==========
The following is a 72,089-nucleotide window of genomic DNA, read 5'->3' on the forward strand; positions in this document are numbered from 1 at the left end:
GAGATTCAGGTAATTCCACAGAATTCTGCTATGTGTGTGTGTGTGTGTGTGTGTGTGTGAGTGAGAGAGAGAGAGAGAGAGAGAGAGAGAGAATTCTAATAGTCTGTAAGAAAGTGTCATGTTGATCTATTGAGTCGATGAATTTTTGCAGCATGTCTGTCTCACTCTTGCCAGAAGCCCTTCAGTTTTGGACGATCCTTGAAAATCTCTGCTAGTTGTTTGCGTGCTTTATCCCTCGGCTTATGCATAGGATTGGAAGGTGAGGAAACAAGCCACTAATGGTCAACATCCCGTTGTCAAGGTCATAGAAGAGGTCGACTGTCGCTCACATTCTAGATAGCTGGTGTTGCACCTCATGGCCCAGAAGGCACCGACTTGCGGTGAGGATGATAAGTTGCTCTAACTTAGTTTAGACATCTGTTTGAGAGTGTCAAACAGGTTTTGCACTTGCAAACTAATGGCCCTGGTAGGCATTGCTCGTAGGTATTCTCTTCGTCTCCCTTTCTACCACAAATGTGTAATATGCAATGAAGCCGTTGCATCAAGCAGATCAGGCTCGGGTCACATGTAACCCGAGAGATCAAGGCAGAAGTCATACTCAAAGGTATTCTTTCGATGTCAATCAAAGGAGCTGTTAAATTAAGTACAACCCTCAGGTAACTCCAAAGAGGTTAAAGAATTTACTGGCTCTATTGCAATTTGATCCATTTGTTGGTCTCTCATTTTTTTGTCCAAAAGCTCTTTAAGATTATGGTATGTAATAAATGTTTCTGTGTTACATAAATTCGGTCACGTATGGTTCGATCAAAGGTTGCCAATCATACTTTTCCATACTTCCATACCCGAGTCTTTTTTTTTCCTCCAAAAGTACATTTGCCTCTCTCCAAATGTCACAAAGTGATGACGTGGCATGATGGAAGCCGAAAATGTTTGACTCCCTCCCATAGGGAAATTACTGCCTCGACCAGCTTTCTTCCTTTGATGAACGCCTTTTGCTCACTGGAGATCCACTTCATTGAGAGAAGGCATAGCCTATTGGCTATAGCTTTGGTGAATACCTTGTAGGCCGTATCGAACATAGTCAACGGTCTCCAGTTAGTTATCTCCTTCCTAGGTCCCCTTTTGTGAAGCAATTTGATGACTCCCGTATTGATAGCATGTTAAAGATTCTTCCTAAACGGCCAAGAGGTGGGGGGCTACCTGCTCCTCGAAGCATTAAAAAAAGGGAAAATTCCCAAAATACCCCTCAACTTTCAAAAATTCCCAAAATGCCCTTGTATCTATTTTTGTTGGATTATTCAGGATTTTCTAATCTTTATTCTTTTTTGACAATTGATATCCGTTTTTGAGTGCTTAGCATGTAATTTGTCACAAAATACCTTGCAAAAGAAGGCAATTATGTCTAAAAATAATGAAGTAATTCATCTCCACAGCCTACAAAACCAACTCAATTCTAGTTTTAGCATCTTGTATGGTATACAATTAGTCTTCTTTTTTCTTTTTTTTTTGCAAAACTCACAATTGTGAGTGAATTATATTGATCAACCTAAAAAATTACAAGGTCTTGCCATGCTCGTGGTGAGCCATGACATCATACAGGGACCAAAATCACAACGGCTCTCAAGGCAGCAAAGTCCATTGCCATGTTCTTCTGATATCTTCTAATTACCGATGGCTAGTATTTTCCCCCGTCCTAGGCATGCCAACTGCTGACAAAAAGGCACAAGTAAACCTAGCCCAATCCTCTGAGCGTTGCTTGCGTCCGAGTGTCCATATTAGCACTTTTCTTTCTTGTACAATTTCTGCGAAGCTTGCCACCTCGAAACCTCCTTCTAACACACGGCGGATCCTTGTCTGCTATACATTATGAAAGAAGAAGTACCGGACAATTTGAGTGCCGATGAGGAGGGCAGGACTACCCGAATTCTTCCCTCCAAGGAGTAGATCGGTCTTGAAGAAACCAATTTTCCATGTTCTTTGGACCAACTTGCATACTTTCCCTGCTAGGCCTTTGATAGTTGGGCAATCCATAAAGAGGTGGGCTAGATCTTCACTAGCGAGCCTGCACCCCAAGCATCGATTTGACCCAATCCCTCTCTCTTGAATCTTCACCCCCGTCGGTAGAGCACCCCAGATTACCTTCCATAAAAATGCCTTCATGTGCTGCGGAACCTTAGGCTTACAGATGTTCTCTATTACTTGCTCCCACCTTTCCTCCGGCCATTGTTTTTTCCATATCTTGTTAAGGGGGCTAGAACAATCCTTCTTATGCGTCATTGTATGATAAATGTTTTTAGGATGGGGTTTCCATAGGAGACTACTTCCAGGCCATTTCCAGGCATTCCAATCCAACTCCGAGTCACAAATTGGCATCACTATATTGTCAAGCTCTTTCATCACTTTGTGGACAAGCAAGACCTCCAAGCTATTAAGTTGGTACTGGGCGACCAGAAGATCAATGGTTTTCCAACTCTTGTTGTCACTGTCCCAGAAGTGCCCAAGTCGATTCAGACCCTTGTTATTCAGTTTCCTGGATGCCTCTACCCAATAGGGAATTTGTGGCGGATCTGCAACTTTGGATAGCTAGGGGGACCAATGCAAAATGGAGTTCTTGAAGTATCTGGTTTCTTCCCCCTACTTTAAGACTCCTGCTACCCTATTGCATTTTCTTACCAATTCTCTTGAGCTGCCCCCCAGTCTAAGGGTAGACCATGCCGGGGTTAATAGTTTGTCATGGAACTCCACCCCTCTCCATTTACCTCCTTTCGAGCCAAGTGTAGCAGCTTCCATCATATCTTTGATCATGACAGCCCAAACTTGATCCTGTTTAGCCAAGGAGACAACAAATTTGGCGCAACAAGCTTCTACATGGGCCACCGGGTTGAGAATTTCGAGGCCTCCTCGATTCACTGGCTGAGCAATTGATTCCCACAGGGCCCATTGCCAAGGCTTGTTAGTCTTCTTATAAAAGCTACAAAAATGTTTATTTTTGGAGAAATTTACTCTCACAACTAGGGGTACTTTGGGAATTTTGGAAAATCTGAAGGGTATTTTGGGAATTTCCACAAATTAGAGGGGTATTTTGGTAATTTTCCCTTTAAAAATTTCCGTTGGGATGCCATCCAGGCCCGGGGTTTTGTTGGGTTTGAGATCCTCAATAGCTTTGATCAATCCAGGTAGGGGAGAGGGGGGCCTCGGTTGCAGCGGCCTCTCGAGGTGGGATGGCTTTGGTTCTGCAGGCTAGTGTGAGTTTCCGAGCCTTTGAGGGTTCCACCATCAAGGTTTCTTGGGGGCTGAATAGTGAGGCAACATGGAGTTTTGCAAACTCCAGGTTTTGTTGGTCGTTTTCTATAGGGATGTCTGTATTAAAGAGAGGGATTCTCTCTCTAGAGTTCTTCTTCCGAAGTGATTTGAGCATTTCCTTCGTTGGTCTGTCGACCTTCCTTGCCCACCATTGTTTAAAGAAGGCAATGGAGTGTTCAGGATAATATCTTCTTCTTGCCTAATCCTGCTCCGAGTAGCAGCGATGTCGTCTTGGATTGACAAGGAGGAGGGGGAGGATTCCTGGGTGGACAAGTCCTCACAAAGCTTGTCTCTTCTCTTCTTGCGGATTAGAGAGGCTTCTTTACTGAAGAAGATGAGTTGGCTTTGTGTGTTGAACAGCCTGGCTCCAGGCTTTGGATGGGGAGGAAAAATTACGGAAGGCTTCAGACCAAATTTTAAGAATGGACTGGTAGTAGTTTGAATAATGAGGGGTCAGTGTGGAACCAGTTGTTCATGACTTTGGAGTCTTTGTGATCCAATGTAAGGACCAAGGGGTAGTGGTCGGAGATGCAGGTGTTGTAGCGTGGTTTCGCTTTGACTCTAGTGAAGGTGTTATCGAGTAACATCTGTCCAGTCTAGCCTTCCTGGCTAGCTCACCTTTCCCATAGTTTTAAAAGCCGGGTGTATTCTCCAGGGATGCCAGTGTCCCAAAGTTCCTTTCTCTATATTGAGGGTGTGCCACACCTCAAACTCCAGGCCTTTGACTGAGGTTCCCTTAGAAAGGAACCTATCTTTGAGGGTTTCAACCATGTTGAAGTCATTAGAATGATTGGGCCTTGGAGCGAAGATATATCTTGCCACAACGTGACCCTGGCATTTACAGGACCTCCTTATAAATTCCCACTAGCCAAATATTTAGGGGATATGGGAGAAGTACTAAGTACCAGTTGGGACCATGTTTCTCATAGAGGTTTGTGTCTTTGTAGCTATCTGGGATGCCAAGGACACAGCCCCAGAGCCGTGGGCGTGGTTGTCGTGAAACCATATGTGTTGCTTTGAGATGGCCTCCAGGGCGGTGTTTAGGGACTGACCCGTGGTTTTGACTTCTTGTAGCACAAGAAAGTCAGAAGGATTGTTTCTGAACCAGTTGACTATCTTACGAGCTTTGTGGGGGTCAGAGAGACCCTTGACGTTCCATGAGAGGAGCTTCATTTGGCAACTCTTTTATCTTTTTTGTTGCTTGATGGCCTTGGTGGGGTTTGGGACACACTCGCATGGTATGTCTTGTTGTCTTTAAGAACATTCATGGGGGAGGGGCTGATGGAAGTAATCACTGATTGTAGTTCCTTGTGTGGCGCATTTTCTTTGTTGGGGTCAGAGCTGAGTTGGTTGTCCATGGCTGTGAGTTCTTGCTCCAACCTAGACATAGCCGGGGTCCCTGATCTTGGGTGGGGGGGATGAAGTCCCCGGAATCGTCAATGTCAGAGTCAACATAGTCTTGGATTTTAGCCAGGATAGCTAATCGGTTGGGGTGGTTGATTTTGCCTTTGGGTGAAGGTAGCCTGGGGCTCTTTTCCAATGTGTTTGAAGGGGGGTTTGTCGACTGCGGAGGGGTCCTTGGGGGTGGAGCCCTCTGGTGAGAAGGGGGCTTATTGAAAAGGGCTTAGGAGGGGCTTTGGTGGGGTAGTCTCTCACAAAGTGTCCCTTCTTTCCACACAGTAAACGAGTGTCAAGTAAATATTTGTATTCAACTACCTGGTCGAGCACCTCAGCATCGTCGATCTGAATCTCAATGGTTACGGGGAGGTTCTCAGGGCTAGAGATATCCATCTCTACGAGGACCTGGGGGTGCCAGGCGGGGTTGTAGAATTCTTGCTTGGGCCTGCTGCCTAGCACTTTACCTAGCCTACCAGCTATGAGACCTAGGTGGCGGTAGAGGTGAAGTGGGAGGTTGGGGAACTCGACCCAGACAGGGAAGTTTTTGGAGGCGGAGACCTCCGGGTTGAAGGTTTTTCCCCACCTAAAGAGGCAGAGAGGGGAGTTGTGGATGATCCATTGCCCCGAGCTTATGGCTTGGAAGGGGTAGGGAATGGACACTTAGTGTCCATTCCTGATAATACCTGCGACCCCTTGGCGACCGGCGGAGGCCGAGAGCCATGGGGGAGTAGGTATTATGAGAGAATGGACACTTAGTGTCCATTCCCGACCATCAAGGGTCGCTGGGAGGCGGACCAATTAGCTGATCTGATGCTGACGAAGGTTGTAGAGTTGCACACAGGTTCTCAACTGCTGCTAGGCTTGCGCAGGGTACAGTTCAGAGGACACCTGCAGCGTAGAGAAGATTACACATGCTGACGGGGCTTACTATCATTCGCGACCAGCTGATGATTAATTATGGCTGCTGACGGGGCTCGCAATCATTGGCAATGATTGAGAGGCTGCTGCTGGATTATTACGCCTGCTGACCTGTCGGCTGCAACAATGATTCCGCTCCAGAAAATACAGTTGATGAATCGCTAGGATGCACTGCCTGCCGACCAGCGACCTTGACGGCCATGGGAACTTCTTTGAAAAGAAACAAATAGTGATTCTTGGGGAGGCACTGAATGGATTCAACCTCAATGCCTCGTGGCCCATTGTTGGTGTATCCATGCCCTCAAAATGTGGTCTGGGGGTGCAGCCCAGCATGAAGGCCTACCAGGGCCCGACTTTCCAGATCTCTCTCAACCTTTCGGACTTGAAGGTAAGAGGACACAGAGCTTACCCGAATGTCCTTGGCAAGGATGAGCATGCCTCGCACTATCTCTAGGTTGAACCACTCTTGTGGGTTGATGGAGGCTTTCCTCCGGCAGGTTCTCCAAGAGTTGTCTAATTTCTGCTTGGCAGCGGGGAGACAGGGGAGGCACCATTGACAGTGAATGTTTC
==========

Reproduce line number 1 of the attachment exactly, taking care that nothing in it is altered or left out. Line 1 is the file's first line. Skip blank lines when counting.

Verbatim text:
The following is a 72,089-nucleotide window of genomic DNA, read 5'->3' on the forward strand; positions in this document are numbered from 1 at the left end: